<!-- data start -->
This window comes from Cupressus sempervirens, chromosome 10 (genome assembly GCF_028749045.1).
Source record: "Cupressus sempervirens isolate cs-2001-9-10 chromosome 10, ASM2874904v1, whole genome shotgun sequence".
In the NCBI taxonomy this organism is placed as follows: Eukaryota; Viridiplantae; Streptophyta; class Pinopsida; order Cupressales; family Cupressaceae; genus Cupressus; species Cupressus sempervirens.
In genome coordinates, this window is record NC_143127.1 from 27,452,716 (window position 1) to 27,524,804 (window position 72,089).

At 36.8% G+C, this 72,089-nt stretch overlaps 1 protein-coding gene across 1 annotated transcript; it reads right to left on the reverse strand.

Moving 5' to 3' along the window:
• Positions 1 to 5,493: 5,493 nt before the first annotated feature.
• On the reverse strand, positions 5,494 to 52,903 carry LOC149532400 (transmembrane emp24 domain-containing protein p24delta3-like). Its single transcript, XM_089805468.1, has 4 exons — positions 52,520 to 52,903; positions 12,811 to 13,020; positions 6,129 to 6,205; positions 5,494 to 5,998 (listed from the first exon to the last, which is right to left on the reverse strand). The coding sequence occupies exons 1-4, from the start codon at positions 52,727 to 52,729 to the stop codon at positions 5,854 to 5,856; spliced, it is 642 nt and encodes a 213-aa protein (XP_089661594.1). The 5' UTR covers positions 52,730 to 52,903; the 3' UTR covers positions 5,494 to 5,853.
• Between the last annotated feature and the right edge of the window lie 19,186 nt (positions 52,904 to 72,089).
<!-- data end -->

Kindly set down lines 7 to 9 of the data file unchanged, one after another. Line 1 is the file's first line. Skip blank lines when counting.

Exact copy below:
• Positions 1 to 5,493: 5,493 nt before the first annotated feature.
• On the reverse strand, positions 5,494 to 52,903 carry LOC149532400 (transmembrane emp24 domain-containing protein p24delta3-like). Its single transcript, XM_089805468.1, has 4 exons — positions 52,520 to 52,903; positions 12,811 to 13,020; positions 6,129 to 6,205; positions 5,494 to 5,998 (listed from the first exon to the last, which is right to left on the reverse strand). The coding sequence occupies exons 1-4, from the start codon at positions 52,727 to 52,729 to the stop codon at positions 5,854 to 5,856; spliced, it is 642 nt and encodes a 213-aa protein (XP_089661594.1). The 5' UTR covers positions 52,730 to 52,903; the 3' UTR covers positions 5,494 to 5,853.
• Between the last annotated feature and the right edge of the window lie 19,186 nt (positions 52,904 to 72,089).